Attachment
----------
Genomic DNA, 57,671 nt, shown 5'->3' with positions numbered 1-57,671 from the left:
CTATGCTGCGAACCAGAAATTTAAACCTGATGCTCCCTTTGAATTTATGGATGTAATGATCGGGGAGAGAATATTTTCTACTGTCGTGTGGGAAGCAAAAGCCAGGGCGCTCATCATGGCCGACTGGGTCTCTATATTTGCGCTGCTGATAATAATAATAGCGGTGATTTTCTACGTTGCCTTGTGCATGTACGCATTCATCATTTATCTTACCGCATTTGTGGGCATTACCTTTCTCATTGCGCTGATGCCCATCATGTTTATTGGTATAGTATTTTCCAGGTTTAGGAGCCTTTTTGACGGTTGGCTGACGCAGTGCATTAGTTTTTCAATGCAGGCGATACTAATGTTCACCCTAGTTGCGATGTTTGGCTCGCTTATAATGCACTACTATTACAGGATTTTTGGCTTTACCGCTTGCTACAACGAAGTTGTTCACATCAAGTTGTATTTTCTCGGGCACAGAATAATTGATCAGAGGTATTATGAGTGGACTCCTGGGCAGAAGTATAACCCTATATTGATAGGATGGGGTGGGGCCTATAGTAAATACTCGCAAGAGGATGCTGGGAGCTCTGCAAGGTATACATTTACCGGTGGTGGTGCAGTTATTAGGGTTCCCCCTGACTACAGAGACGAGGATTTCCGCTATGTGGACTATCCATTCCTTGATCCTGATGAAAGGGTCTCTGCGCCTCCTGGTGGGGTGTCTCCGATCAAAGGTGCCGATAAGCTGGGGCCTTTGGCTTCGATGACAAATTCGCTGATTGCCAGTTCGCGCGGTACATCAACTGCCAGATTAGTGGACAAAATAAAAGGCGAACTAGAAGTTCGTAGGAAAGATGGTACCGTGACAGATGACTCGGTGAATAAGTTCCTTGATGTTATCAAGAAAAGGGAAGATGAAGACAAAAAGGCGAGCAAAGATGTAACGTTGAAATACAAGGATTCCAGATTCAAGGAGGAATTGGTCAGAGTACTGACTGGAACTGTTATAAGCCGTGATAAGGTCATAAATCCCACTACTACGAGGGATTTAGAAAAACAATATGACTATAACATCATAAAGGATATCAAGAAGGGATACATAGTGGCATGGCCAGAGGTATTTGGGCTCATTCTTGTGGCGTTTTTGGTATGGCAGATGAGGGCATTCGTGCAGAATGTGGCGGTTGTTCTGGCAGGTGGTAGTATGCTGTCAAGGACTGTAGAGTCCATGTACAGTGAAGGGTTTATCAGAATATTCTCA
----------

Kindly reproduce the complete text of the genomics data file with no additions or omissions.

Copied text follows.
Genomic DNA, 57,671 nt, shown 5'->3' with positions numbered 1-57,671 from the left:
CTATGCTGCGAACCAGAAATTTAAACCTGATGCTCCCTTTGAATTTATGGATGTAATGATCGGGGAGAGAATATTTTCTACTGTCGTGTGGGAAGCAAAAGCCAGGGCGCTCATCATGGCCGACTGGGTCTCTATATTTGCGCTGCTGATAATAATAATAGCGGTGATTTTCTACGTTGCCTTGTGCATGTACGCATTCATCATTTATCTTACCGCATTTGTGGGCATTACCTTTCTCATTGCGCTGATGCCCATCATGTTTATTGGTATAGTATTTTCCAGGTTTAGGAGCCTTTTTGACGGTTGGCTGACGCAGTGCATTAGTTTTTCAATGCAGGCGATACTAATGTTCACCCTAGTTGCGATGTTTGGCTCGCTTATAATGCACTACTATTACAGGATTTTTGGCTTTACCGCTTGCTACAACGAAGTTGTTCACATCAAGTTGTATTTTCTCGGGCACAGAATAATTGATCAGAGGTATTATGAGTGGACTCCTGGGCAGAAGTATAACCCTATATTGATAGGATGGGGTGGGGCCTATAGTAAATACTCGCAAGAGGATGCTGGGAGCTCTGCAAGGTATACATTTACCGGTGGTGGTGCAGTTATTAGGGTTCCCCCTGACTACAGAGACGAGGATTTCCGCTATGTGGACTATCCATTCCTTGATCCTGATGAAAGGGTCTCTGCGCCTCCTGGTGGGGTGTCTCCGATCAAAGGTGCCGATAAGCTGGGGCCTTTGGCTTCGATGACAAATTCGCTGATTGCCAGTTCGCGCGGTACATCAACTGCCAGATTAGTGGACAAAATAAAAGGCGAACTAGAAGTTCGTAGGAAAGATGGTACCGTGACAGATGACTCGGTGAATAAGTTCCTTGATGTTATCAAGAAAAGGGAAGATGAAGACAAAAAGGCGAGCAAAGATGTAACGTTGAAATACAAGGATTCCAGATTCAAGGAGGAATTGGTCAGAGTACTGACTGGAACTGTTATAAGCCGTGATAAGGTCATAAATCCCACTACTACGAGGGATTTAGAAAAACAATATGACTATAACATCATAAAGGATATCAAGAAGGGATACATAGTGGCATGGCCAGAGGTATTTGGGCTCATTCTTGTGGCGTTTTTGGTATGGCAGATGAGGGCATTCGTGCAGAATGTGGCGGTTGTTCTGGCAGGTGGTAGTATGCTGTCAAGGACTGTAGAGTCCATGTACAGTGAAGGGTTTATCAGAATATTCTCA